CW: Political bias, death, blood
The blond, ruddy nurse, whose nametag read “Brian,” slid a needle into Judith’s arm. They watched her blood fill a plastic bag. Around her lay other donors, young people dressed in bright colors with tats and piercings. The clinic was cavernous with grey windowless walls and clicking fluorescent lighting.
When the bag was full, Brian removed the needle, compressed the wound, and handed her twenty dollars.
Judith gulped. “You pay even more, for…something else?” her cousin had hinted at a way to make more money.
Brian sat on a chair beside her and drew out a piece of paper that looked like a survey. “Tell me why you’re so eager to make money.”
She felt his gaze pass over her, taking in her cheap leggings, fake leather boots, and unkempt hair. “My niece—Lily—has leukemia. The family can’t get health insurance because of a pre-existing condition.”
Brian nodded. “And how do you plan to vote in the next election?”
Rowan had warned her about this. “Oh, I never vote,” Judith said.
He scribbled and looked up. “Just a few more questions. How do you feel about abortion?”
“Tough issue. I can see both sides,” she replied.
“Never thought about them.”
Judith drew a breath and exhaled. “It is what it is.”
Brian stood and walked over to a tiny woman in a white coat with a stethoscope. The two glanced up at a TV screen where CSPAN was playing. A senator from the Rat party in a grey suit with a face like an unbaked pie talked about freedom and responsibility. Judith couldn’t recall his name but remembered that his vote would decide the fight for universal healthcare.
“He’s on his last legs,” Judith overheard the doctor say. “If he doesn’t get a transfusion tonight…”
“But she has to be a match,” Brian protested.
“Do what you can. Both of our jobs are on the line. And our necks,” the doctor hissed.
Brian returned to Judith. “We’re looking for ectoplasma donors.”
Brian spoke fast. “Ectoplasma is soul stuff, ghost material. It’s like blood. We siphon off a little of your young, vigorous soul and transfuse it into the failing senator—hoping to save him from soullessness. Don’t worry. Yours will grow back in a few weeks. You just have to hydrate.”
Judith had no idea what Brian meant; his words sounded like jargon. But these were medical people. They knew what they were doing, they wouldn’t lie, and she had to get money for Lily’s treatment. “OK,” she said. “But I need $30,000.” Her mouth dried as she pronounced the absurd sum.
Brian was unfazed. “That can be arranged. But we’ll do the transfusion only if you’re a match. The senator belongs to the Rat party, while most of these folks…” He gestured to the young people stretched out on the beds. “Are members of the Dog Party. Just like with blood, a Rat body will reject Dog ectoplasma and could die from the shock. So, are you a Dog?”
“Of course not,” she said.
His mouth twisted. “Then you’re a Rat?”
Judith shook her head. That lie would be too obvious. “I’ve never been much interested in politics.”
Brian searched through his manual before looking up. “Transfusions can work if you’re a universal donor. In this case, if you’re a member of the Indifferent Party. Are you?”
Judith shrugged. “What do you think?”
Brian picked up her intake form and squinted at it. “So, yeah, yeah. Looks like you’re indifferent. Looks like you’d be a match.” He smiled and then frowned. Perhaps he didn’t believe her—or perhaps he thought that soul-stuff so lacking in passion couldn’t possibly save the senator. “How do you feel about healthcare?”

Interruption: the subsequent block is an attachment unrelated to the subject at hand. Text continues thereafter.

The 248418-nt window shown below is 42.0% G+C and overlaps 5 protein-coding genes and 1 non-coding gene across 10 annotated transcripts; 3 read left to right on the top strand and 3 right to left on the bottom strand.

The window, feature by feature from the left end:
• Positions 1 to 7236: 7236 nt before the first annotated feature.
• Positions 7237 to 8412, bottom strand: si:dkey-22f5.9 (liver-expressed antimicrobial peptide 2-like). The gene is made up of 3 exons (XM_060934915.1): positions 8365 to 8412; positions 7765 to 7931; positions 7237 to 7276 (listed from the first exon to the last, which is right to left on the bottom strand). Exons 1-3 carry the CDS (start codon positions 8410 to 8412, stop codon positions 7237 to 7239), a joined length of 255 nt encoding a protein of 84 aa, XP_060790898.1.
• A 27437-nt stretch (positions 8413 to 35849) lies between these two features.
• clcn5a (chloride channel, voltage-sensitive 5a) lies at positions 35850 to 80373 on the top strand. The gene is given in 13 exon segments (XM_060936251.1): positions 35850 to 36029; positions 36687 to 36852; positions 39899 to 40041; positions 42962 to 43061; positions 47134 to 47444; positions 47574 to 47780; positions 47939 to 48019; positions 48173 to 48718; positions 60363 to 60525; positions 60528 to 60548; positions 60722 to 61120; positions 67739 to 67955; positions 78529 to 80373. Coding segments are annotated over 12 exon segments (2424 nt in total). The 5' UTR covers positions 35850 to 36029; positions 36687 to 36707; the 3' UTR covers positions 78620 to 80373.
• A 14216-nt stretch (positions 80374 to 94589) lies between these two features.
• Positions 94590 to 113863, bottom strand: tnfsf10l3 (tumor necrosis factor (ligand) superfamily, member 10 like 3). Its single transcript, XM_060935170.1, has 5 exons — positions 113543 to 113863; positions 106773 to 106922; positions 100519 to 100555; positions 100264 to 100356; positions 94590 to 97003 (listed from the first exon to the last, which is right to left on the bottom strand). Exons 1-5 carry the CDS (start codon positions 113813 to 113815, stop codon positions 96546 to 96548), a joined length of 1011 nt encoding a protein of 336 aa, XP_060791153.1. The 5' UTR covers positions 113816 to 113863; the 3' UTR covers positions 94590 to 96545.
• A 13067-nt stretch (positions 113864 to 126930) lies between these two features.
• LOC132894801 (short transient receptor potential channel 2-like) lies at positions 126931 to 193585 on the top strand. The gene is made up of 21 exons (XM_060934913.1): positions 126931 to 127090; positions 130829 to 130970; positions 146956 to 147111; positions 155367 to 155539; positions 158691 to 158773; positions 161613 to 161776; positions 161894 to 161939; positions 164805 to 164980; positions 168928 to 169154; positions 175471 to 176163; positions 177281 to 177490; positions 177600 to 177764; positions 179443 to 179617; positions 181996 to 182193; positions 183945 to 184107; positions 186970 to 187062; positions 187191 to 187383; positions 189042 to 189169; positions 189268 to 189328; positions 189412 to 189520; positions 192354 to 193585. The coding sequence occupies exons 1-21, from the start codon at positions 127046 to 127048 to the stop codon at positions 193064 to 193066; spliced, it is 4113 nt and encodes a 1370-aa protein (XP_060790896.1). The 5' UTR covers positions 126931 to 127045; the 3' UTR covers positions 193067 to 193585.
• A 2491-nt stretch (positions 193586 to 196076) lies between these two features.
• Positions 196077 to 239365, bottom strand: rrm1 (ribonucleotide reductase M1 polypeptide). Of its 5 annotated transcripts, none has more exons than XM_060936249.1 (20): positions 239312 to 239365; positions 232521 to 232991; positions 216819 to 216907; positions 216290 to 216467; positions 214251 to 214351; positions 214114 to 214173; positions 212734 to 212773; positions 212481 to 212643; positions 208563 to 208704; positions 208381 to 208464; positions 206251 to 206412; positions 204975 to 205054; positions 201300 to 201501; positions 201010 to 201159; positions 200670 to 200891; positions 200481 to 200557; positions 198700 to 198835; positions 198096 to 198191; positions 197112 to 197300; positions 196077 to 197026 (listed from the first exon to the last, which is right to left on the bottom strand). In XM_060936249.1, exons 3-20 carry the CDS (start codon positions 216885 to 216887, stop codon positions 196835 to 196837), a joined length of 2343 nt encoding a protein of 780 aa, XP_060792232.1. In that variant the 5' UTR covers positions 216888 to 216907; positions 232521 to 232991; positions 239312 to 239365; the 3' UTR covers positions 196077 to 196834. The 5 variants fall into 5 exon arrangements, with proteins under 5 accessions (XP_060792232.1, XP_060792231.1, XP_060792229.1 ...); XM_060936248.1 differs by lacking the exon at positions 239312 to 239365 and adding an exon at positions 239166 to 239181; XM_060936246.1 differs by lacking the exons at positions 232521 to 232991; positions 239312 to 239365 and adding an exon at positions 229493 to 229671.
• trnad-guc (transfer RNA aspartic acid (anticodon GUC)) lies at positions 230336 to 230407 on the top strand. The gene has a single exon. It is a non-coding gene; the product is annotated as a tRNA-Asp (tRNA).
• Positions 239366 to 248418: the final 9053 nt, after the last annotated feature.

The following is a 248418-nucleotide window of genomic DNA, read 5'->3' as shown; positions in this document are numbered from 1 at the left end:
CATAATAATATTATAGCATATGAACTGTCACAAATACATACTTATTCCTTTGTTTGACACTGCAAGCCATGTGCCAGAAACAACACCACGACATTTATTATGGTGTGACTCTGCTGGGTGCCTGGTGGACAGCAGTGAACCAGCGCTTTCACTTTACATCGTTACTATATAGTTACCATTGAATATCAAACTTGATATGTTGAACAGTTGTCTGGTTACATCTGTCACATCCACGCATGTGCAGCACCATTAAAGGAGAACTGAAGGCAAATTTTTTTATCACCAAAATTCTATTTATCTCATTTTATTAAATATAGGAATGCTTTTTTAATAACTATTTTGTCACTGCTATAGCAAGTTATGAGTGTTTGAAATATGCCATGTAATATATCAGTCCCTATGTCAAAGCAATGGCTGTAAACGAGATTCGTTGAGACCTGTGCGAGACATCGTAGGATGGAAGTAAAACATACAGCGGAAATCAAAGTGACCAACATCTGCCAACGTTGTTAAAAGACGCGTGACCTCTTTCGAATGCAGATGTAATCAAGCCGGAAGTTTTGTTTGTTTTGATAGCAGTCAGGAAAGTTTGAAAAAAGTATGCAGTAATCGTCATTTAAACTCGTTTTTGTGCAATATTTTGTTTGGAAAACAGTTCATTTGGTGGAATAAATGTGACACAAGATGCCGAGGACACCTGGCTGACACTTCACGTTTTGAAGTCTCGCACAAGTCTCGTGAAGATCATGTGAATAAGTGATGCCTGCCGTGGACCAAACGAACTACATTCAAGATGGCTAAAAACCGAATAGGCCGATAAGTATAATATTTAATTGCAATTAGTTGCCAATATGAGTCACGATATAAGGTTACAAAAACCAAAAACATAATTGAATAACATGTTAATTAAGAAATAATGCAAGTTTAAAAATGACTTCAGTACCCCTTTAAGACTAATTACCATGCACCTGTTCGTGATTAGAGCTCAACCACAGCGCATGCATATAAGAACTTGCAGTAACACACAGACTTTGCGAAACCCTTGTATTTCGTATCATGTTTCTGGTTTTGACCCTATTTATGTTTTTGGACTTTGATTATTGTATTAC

“Well, I care about my family’s health—passionately.” She glanced at the TV. “But I understand both parties have plans to provide universal healthcare.”
Brian scribbled and then carried the form to the doctor. Judith heard tense whispering. Then Brian returned. “All right, Judith. You qualify. But we need to move fast. Sign here.”
He led her to an empty room with chairs next to machines, shaved her head, and fitted it into a metal helmet. “You’ll just feel a pinch,” he said before pushing a button.
Judith felt excruciating pain and smelled burning flesh as needles pierced her skull. When he pushed a different button, she heard a screech and felt a deep ache. She found herself drifting and caught snatches of conversation. “Watch the dial, nurse. …As much you can – …no more than four units. … cannot kill the donor…liability.”
Brian peered into her face. Then a loud beeping from the next room startled him and he turned away.
Judith lost consciousness.
She woke to see her body slumped in the chair beside a table with a check on it. What had happened? Was she dead? But there was no time to mourn whatever had been lost in that helmet. She was being carried in a thick, plastic bag by bony fingers. Around her were other bags filled with silvery, translucent liquid, that moaned and jabbered and leaked odors of sweat, turpentine, and cheap perfume.
Would Lily get her treatment? Would that check ever be cashed? Not by the skinny, drained body with its wet underwear left in the chair. Judith’s unmoored mind lurched and scrambled to find another way.
Their only hope now was the senator. Judith would soon be running through the marble hallways of his brain, warming the cold chambers of his heart, filling the deflated passageways of his veins. She’d lied on the questionnaire. She was not indifferent. She had never been indifferent. She would make the senator different. She would turn this Rat into a Dog or kill them both in the attempt.
Frances Howard-Snyder teaches philosophy at Western Washington University and is currently earning an MFA from the Rainier Writing Workshop and has published short stories in The Magnolia Review, Halfway down the Stairs, Oxford Studies in the Philosophy of Religion, and other places. She is working on a novel, Square Peg.